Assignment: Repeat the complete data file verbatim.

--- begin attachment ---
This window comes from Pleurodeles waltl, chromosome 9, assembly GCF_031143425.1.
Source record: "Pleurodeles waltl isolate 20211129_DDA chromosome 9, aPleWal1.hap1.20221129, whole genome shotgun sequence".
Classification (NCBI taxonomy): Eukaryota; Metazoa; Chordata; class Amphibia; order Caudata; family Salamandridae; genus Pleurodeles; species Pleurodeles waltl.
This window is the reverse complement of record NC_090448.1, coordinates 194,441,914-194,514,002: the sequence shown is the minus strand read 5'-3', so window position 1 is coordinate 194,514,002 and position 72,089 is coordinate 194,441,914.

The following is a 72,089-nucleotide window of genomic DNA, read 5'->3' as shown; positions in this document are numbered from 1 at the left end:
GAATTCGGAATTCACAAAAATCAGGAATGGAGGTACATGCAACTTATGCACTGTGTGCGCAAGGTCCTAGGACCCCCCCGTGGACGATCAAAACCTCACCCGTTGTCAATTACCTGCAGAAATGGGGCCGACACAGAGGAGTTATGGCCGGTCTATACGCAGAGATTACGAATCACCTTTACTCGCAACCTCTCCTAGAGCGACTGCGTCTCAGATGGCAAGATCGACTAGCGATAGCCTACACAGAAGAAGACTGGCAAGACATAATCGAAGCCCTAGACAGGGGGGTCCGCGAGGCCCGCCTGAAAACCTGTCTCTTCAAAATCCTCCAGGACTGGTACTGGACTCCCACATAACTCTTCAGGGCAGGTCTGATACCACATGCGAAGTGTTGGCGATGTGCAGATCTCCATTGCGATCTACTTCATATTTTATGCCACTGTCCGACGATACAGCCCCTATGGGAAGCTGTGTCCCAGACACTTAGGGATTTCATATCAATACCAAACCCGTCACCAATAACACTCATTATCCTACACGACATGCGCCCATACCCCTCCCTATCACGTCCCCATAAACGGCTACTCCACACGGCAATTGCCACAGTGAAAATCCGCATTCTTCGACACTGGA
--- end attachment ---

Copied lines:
This window comes from Pleurodeles waltl, chromosome 9, assembly GCF_031143425.1.
Source record: "Pleurodeles waltl isolate 20211129_DDA chromosome 9, aPleWal1.hap1.20221129, whole genome shotgun sequence".
Classification (NCBI taxonomy): Eukaryota; Metazoa; Chordata; class Amphibia; order Caudata; family Salamandridae; genus Pleurodeles; species Pleurodeles waltl.
This window is the reverse complement of record NC_090448.1, coordinates 194,441,914-194,514,002: the sequence shown is the minus strand read 5'-3', so window position 1 is coordinate 194,514,002 and position 72,089 is coordinate 194,441,914.

The following is a 72,089-nucleotide window of genomic DNA, read 5'->3' as shown; positions in this document are numbered from 1 at the left end:
GAATTCGGAATTCACAAAAATCAGGAATGGAGGTACATGCAACTTATGCACTGTGTGCGCAAGGTCCTAGGACCCCCCCGTGGACGATCAAAACCTCACCCGTTGTCAATTACCTGCAGAAATGGGGCCGACACAGAGGAGTTATGGCCGGTCTATACGCAGAGATTACGAATCACCTTTACTCGCAACCTCTCCTAGAGCGACTGCGTCTCAGATGGCAAGATCGACTAGCGATAGCCTACACAGAAGAAGACTGGCAAGACATAATCGAAGCCCTAGACAGGGGGGTCCGCGAGGCCCGCCTGAAAACCTGTCTCTTCAAAATCCTCCAGGACTGGTACTGGACTCCCACATAACTCTTCAGGGCAGGTCTGATACCACATGCGAAGTGTTGGCGATGTGCAGATCTCCATTGCGATCTACTTCATATTTTATGCCACTGTCCGACGATACAGCCCCTATGGGAAGCTGTGTCCCAGACACTTAGGGATTTCATATCAATACCAAACCCGTCACCAATAACACTCATTATCCTACACGACATGCGCCCATACCCCTCCCTATCACGTCCCCATAAACGGCTACTCCACACGGCAATTGCCACAGTGAAAATCCGCATTCTTCGACACTGGA